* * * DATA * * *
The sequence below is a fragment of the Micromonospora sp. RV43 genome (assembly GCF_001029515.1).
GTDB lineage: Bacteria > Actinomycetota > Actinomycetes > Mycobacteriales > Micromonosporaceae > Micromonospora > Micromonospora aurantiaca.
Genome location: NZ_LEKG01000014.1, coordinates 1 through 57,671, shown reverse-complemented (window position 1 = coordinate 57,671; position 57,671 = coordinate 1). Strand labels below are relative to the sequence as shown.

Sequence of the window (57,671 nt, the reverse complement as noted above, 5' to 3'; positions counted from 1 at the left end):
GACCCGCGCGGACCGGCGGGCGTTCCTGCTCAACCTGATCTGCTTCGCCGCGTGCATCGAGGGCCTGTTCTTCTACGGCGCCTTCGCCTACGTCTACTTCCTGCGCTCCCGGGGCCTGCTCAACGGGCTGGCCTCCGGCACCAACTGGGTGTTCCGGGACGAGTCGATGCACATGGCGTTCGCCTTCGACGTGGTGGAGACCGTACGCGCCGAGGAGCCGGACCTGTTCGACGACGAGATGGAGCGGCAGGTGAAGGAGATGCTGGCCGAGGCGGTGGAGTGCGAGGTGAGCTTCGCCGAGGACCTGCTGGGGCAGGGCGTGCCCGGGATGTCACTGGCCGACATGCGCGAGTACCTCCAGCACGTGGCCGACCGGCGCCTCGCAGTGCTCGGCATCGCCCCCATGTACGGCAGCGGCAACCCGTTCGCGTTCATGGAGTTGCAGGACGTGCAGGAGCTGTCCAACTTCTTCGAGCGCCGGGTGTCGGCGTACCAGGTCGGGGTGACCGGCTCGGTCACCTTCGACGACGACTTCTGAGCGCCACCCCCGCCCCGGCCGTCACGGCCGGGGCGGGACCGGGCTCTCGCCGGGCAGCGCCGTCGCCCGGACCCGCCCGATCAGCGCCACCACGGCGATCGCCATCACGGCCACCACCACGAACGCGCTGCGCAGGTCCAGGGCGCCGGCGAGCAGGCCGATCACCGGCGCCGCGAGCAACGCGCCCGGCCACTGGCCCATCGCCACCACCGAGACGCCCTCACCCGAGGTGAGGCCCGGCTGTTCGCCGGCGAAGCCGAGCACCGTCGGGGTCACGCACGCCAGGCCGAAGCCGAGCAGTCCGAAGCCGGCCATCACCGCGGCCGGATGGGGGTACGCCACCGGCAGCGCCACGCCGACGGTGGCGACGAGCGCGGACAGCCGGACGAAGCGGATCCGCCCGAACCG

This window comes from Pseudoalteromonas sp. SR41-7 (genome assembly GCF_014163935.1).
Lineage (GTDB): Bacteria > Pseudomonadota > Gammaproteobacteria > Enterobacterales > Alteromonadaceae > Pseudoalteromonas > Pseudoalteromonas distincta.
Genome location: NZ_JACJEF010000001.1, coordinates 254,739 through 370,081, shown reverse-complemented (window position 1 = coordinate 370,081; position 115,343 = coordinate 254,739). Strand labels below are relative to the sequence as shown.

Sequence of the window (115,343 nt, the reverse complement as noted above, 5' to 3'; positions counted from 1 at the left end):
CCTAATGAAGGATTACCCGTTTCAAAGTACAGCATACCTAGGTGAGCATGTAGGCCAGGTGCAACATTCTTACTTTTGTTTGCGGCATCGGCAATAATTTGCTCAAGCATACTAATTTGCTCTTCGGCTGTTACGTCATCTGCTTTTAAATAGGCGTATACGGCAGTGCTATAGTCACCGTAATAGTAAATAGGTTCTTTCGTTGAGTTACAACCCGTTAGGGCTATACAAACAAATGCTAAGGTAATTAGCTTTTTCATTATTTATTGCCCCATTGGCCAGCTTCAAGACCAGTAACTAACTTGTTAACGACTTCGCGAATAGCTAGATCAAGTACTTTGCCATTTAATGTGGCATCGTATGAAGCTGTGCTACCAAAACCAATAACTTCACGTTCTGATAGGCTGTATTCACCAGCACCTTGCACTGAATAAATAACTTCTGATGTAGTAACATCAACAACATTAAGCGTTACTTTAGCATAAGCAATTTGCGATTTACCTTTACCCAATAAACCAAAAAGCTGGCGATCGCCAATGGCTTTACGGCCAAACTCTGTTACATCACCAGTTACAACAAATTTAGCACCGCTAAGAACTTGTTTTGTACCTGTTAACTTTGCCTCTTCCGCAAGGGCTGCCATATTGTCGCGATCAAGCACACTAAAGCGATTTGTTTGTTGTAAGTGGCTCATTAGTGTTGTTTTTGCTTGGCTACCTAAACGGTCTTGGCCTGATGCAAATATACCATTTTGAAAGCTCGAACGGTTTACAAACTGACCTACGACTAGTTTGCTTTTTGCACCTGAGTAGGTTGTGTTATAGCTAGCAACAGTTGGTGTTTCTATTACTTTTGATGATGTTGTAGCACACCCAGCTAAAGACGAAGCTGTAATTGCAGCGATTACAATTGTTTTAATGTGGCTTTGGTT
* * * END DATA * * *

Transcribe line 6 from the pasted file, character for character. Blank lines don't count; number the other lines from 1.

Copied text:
This window comes from Pseudoalteromonas sp. SR41-7 (genome assembly GCF_014163935.1).